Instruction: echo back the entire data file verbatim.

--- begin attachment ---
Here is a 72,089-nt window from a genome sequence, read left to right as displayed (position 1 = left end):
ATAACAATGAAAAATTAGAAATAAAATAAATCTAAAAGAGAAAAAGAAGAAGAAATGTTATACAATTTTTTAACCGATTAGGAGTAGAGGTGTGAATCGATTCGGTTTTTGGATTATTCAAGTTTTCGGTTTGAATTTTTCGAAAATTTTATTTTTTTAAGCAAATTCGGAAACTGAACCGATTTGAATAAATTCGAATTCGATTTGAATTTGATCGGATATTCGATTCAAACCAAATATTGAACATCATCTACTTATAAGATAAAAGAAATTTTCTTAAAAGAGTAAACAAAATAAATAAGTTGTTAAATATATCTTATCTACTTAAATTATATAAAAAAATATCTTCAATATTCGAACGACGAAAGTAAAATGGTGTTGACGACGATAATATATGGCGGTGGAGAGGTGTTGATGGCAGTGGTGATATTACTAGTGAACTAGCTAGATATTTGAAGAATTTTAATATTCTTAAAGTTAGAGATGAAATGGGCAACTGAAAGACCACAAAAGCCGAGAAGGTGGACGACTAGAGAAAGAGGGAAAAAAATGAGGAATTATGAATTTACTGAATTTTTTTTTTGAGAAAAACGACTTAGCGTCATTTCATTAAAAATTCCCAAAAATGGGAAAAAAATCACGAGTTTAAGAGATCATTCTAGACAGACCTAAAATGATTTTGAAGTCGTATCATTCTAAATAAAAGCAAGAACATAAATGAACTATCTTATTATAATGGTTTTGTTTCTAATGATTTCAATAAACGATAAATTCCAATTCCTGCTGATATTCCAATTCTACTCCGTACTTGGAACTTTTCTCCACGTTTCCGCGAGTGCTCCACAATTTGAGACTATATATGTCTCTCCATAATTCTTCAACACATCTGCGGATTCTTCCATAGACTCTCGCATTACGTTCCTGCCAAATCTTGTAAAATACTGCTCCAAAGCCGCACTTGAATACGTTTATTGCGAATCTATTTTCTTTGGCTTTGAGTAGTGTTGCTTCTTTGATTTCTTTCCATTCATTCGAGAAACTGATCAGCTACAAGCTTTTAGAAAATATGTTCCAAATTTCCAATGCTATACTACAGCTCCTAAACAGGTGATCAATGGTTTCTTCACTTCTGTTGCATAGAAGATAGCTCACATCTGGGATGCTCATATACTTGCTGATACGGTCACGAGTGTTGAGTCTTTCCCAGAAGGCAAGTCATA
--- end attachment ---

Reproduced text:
Here is a 72,089-nt window from a genome sequence, read left to right as displayed (position 1 = left end):
ATAACAATGAAAAATTAGAAATAAAATAAATCTAAAAGAGAAAAAGAAGAAGAAATGTTATACAATTTTTTAACCGATTAGGAGTAGAGGTGTGAATCGATTCGGTTTTTGGATTATTCAAGTTTTCGGTTTGAATTTTTCGAAAATTTTATTTTTTTAAGCAAATTCGGAAACTGAACCGATTTGAATAAATTCGAATTCGATTTGAATTTGATCGGATATTCGATTCAAACCAAATATTGAACATCATCTACTTATAAGATAAAAGAAATTTTCTTAAAAGAGTAAACAAAATAAATAAGTTGTTAAATATATCTTATCTACTTAAATTATATAAAAAAATATCTTCAATATTCGAACGACGAAAGTAAAATGGTGTTGACGACGATAATATATGGCGGTGGAGAGGTGTTGATGGCAGTGGTGATATTACTAGTGAACTAGCTAGATATTTGAAGAATTTTAATATTCTTAAAGTTAGAGATGAAATGGGCAACTGAAAGACCACAAAAGCCGAGAAGGTGGACGACTAGAGAAAGAGGGAAAAAAATGAGGAATTATGAATTTACTGAATTTTTTTTTTGAGAAAAACGACTTAGCGTCATTTCATTAAAAATTCCCAAAAATGGGAAAAAAATCACGAGTTTAAGAGATCATTCTAGACAGACCTAAAATGATTTTGAAGTCGTATCATTCTAAATAAAAGCAAGAACATAAATGAACTATCTTATTATAATGGTTTTGTTTCTAATGATTTCAATAAACGATAAATTCCAATTCCTGCTGATATTCCAATTCTACTCCGTACTTGGAACTTTTCTCCACGTTTCCGCGAGTGCTCCACAATTTGAGACTATATATGTCTCTCCATAATTCTTCAACACATCTGCGGATTCTTCCATAGACTCTCGCATTACGTTCCTGCCAAATCTTGTAAAATACTGCTCCAAAGCCGCACTTGAATACGTTTATTGCGAATCTATTTTCTTTGGCTTTGAGTAGTGTTGCTTCTTTGATTTCTTTCCATTCATTCGAGAAACTGATCAGCTACAAGCTTTTAGAAAATATGTTCCAAATTTCCAATGCTATACTACAGCTCCTAAACAGGTGATCAATGGTTTCTTCACTTCTGTTGCATAGAAGATAGCTCACATCTGGGATGCTCATATACTTGCTGATACGGTCACGAGTGTTGAGTCTTTCCCAGAAGGCAAGTCATA